As the Pandemic Recedes, Is Buyer’s Remorse on the Rise?

Is the U.S. facing an impending wave of “homebuyer’s remorse?”

While the Delta variant is increasing the number of cases, COVID-19 vaccines and more effective treatments have kept hospitalizations and deaths far lower than in the pandemic’s early days. As a result, even if cases spike in the fall, the economy will likely continue to grow. The result will be a relatively normal American economy — and thousands of homeowners left with the consequences of hasty home-buying decisions made amid a lockdown.

Last year, as the virus began to sweep the globe and many nations went under hardcore lockdowns, many residents of big cities began scrambling to find property outside of the now-restricted confines of city centers.

There were widespread reports of buyers signing purchase agreements without ever having stepped foot in the homes they bought. Video chat services like Zoom and Facetime took the place of old-fashion walkthroughs and meetings, with one real estate agent predicting to the Wall Street Journal a “transition to people buying virtually en masse.”

This trend appears to have contributed to the high levels of “buyer’s remorse” among younger home purchasers. A recent Bankrate survey found that over 60 percent of Millennial homeowners have “some regrets” about their purchase, compared to just a third of Baby Boomers.

Media reports are full of “act in hate, repent at leisure” anecdotes from COVID-driven home sales. reports one homebuyer who snagged an Atlanta-area home for $30,000 over the asking price without ever having set foot in it, only to find when he arrived that the house had cracks in the foundation that will cost $50,000 to repair.

Another family, meanwhile, entered into a contract for a new home in upstate New York in the midst of the hardline New York State lockdown. On the other side of the pandemic, with travel opening up and a suburban location making less sense, they “have begun to second-guess their pricey purchase.”

“People are moving to places that they don’t know a lot about,” Fran O’Brien with Chubb North America Personal Risk Services told the Wall Street Journal earlier this year. “They’re thinking, ‘this looks like a nice place to live’ for amenities it may have. They don’t understand what risk there could be with that home.”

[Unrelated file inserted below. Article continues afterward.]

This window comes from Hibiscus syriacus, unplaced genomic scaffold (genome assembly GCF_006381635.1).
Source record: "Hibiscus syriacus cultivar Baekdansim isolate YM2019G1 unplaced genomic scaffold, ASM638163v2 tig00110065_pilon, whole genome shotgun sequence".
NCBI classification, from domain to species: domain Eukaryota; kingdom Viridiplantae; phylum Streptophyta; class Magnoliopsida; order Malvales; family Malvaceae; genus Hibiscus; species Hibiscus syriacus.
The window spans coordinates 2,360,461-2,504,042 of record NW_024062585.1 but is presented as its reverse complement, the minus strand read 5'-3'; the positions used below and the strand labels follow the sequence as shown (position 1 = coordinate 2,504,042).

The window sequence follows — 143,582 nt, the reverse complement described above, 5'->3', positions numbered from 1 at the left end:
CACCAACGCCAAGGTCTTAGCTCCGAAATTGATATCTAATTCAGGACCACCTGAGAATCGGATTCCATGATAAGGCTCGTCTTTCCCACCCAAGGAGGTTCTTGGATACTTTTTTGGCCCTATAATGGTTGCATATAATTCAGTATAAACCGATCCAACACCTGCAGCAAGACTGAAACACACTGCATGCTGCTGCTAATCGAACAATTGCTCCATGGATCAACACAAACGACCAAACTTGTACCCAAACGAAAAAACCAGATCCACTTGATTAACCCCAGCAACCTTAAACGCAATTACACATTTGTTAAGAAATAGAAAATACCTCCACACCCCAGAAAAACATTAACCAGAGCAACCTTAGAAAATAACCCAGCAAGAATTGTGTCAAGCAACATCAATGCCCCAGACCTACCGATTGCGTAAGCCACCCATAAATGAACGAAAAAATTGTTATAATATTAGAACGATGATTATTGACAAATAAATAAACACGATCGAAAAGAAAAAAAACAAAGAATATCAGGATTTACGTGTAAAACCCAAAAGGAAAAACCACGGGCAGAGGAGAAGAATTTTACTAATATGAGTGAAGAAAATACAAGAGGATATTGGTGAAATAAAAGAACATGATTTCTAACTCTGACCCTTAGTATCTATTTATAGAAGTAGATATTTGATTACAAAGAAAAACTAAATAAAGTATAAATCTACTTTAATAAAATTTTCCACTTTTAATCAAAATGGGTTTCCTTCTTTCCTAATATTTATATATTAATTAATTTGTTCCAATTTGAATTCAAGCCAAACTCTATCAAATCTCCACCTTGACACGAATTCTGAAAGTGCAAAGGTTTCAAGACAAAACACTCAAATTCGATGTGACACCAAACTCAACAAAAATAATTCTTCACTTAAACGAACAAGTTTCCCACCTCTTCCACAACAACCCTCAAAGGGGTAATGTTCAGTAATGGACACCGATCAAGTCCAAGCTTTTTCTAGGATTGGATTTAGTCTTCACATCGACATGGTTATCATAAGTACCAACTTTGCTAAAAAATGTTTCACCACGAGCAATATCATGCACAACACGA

Homebuying regret has always been part of the real estate industry. But a year and a half of once-in-a-generation stress and upheaval could be ushering in an elevated rate of that phenomenon.

With Millennials forming the largest single cohort of homebuyers over the past year—nearly 40 percent, according to data from the National Association of Realtors—regret could be exacerbated by a variety of generational factors: Millennials hold the least wealth out of all current U.S. age cohorts, meaning their home purchases might be backed up by significantly less financial security than other demographics. That can create a double headache if a buyer wants to get out of a hastily signed contract.

“If you made a modest down payment, you may not have the equity to get out of that place,” Bankrate Chief Financial Analyst Greg McBride told

Ironically, the real estate market that drove them to their now-regrettable decision may offer these same homeowners an out. Though it’s showing some signs of cooling off, it’s still a seller’s marketing, which means many of these buyers are well-positioned to sell their purchases and find something more suitable.

Still, for many, the last year of the pandemic has provided a tough lesson on the perils of purchasing a home fast—and, in many cases, unseen.